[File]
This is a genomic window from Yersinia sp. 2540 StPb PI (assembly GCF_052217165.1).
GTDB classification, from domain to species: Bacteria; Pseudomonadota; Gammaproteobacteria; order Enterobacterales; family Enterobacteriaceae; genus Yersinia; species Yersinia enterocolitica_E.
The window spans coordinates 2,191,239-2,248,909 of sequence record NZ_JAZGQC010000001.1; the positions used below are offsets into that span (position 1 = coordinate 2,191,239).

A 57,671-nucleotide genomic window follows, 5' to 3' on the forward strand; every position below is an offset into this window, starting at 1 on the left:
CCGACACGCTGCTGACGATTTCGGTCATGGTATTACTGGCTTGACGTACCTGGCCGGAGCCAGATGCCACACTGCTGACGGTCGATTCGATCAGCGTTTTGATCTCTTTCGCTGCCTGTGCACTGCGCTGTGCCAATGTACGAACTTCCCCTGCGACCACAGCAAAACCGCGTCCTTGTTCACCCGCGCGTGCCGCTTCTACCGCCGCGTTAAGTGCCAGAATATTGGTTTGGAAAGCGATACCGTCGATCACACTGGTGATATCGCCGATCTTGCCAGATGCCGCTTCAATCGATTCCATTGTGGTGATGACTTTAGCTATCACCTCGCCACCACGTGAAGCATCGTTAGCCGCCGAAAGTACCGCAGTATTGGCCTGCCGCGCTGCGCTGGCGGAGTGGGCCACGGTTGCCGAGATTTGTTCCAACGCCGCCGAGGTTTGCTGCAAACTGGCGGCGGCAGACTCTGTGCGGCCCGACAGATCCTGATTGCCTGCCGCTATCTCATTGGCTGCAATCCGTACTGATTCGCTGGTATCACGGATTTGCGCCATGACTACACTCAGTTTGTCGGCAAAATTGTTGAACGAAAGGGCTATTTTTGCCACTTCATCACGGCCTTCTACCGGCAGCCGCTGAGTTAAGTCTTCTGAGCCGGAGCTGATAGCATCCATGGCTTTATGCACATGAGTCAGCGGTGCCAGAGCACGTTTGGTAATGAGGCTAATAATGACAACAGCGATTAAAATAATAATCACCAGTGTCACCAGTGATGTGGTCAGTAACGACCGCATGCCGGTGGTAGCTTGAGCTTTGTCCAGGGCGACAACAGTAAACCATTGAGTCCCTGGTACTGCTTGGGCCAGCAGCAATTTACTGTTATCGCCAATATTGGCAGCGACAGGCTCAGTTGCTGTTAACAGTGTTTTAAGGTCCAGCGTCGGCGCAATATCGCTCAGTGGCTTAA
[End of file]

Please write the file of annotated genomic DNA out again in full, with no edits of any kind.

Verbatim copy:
This is a genomic window from Yersinia sp. 2540 StPb PI (assembly GCF_052217165.1).
GTDB classification, from domain to species: Bacteria; Pseudomonadota; Gammaproteobacteria; order Enterobacterales; family Enterobacteriaceae; genus Yersinia; species Yersinia enterocolitica_E.
The window spans coordinates 2,191,239-2,248,909 of sequence record NZ_JAZGQC010000001.1; the positions used below are offsets into that span (position 1 = coordinate 2,191,239).

A 57,671-nucleotide genomic window follows, 5' to 3' on the forward strand; every position below is an offset into this window, starting at 1 on the left:
CCGACACGCTGCTGACGATTTCGGTCATGGTATTACTGGCTTGACGTACCTGGCCGGAGCCAGATGCCACACTGCTGACGGTCGATTCGATCAGCGTTTTGATCTCTTTCGCTGCCTGTGCACTGCGCTGTGCCAATGTACGAACTTCCCCTGCGACCACAGCAAAACCGCGTCCTTGTTCACCCGCGCGTGCCGCTTCTACCGCCGCGTTAAGTGCCAGAATATTGGTTTGGAAAGCGATACCGTCGATCACACTGGTGATATCGCCGATCTTGCCAGATGCCGCTTCAATCGATTCCATTGTGGTGATGACTTTAGCTATCACCTCGCCACCACGTGAAGCATCGTTAGCCGCCGAAAGTACCGCAGTATTGGCCTGCCGCGCTGCGCTGGCGGAGTGGGCCACGGTTGCCGAGATTTGTTCCAACGCCGCCGAGGTTTGCTGCAAACTGGCGGCGGCAGACTCTGTGCGGCCCGACAGATCCTGATTGCCTGCCGCTATCTCATTGGCTGCAATCCGTACTGATTCGCTGGTATCACGGATTTGCGCCATGACTACACTCAGTTTGTCGGCAAAATTGTTGAACGAAAGGGCTATTTTTGCCACTTCATCACGGCCTTCTACCGGCAGCCGCTGAGTTAAGTCTTCTGAGCCGGAGCTGATAGCATCCATGGCTTTATGCACATGAGTCAGCGGTGCCAGAGCACGTTTGGTAATGAGGCTAATAATGACAACAGCGATTAAAATAATAATCACCAGTGTCACCAGTGATGTGGTCAGTAACGACCGCATGCCGGTGGTAGCTTGAGCTTTGTCCAGGGCGACAACAGTAAACCATTGAGTCCCTGGTACTGCTTGGGCCAGCAGCAATTTACTGTTATCGCCAATATTGGCAGCGACAGGCTCAGTTGCTGTTAACAGTGTTTTAAGGTCCAGCGTCGGCGCAATATCGCTCAGTGGCTTAA